But what was being in that world really like — the energy of the spontaneous get-togethers and drop-ins at neighbors houses in which songs were created and shared, the chance encounters at the Country Store or other places that led to collaborations, the romances and breakups that inspired many songs, the drugs that enlivened and destroyed the creative environment? Certainly there are plenty of non-musicians who were there who could have shared their memories to fill out the artists’ pictures. (There are several books and movies that paint that picture thoroughly, including Michael Walker’s 2007 book “Laurel Canyon: The Inside Story of Rock-and-Roll’s Legendary Neighborhood,” Harvey Kubernik’s 2009 tome “Canyon of Dreams” and portions of Barney Hoskyns’ 1996 “Waiting for the Sun: A Rock & Roll History of Los Angeles.”)

Instead. there are staged coffee-table chats with Dylan, Regina Spektor, Beck and Cat Power, all whom were part of the 2015 film and/or recording projects, all artists of great merit with legitimate claims on influence from the ‘60s Laurel Canyon world. But their contributions to the discussion are notable for their near-complete lack of meaningful insights, sans anything on how it all impacted them — no fond memories of hearing these songs for the first time, or of playing them when they were starting out, or looks at how they influenced their own writing. And, again, there was so much about the Beach Boys and Beatles, particularly how they influenced each other — fascinating, but not exactly revelatory, and only tangential to the real topic at hand

As for young Dylan, his quiet reserve as well as his personal/professional legacy seem to open up trust in those he interviewed. But it also means he’s not exactly a dynamic presence and we never get a sense of passionate curiosity, though his reverence is clear. As well, he gives no real sense of how this music impacted him and his own art, as if maybe he was reluctant to tie his lineage to his interest in the topic. There is, though, one cagey bit in which Crosby talks about the Byrds doing “Mr. Tambourine Man” and says that Dylan showed up, to which the younger Dylan deadpans that Crosby needs to be more specific.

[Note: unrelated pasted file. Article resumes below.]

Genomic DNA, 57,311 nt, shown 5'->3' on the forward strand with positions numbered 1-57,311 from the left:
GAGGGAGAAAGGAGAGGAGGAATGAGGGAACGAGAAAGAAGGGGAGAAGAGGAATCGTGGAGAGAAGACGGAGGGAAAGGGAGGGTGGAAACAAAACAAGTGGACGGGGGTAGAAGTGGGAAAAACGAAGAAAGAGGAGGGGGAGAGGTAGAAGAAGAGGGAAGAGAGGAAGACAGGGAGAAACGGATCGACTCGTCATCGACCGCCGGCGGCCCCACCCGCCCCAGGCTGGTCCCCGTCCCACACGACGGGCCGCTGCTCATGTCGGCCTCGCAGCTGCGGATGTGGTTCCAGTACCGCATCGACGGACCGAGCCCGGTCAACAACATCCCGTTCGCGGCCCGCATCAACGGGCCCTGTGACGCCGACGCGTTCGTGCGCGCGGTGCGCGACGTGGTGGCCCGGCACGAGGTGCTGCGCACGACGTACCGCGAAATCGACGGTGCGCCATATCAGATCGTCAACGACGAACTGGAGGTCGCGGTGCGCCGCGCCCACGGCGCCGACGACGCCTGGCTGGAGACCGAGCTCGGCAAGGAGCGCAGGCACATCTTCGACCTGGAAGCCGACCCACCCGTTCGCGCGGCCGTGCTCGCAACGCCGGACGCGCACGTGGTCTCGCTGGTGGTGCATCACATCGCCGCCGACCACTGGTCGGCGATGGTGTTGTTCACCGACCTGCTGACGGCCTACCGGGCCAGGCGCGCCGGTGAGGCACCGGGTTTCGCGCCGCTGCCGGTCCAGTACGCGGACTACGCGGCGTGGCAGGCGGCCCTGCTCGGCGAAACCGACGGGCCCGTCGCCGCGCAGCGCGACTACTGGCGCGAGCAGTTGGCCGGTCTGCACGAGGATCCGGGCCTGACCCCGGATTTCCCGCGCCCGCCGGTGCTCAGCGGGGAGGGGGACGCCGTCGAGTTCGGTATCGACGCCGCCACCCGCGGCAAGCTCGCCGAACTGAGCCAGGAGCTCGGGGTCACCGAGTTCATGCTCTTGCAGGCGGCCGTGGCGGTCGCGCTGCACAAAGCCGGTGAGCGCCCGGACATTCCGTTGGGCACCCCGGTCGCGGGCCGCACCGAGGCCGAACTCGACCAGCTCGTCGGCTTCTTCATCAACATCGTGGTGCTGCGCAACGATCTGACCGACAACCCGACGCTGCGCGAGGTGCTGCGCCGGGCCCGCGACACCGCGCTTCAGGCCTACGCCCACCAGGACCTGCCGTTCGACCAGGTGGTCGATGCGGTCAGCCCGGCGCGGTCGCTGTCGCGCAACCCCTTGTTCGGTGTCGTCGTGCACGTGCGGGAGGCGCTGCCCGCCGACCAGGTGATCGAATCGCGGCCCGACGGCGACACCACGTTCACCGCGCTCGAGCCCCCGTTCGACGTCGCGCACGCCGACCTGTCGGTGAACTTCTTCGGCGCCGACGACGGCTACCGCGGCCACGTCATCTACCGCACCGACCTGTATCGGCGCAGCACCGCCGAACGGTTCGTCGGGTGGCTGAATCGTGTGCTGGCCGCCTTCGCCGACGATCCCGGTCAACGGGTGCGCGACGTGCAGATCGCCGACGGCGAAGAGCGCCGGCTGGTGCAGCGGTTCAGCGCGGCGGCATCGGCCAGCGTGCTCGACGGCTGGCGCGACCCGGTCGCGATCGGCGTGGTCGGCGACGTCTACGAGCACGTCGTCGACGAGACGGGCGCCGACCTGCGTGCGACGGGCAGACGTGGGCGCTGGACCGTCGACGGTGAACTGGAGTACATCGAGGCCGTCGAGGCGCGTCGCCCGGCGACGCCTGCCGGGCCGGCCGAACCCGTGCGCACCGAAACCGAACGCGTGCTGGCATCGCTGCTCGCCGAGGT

On the whole, it seems as if Slater and Dylan were not sure what they wanted the movie to be. If it was about the making of the album and/or concert, then structure it that way, with those ventures inspiring the exploration of the culture and personalities behind the songs. If it was, indeed, about life in the Canyon being comparable to that in Gertrude Stein’s Paris, then a stronger, deeper case needed to be made.

And then there were clips from the 1969 movie “Model Shop” by French filmmaker Jacques Demy set around Laurel Canyon and featuring an appearance and soundtrack music from the band Spirit (another noteworthy band not mentioned in “Echo.” Why were we seeing this? What were we supposed to learn from it? What was that movie even about? None of that was discussed at all and those bits just took time that could have been used for deeper digs.

But, of course, there are the songs! Treasures all, especially in their original forms. Curiously, one that resonated after seeing the movie was the Byrds’ “Goin’ Back,” written by Gerry Goffin and Carole King just after King moved to the Canyon. The song supplanted Crosby’s menage-a-trois ode “Triad” on the 1968 “The Notorious Byrds Brothers” album, ramping up tensions that resulted in him being fired from the band in late 1967. The song’s nostalgia for a time gone — an era passed into the haze — is a perfect epitaph for these echoes.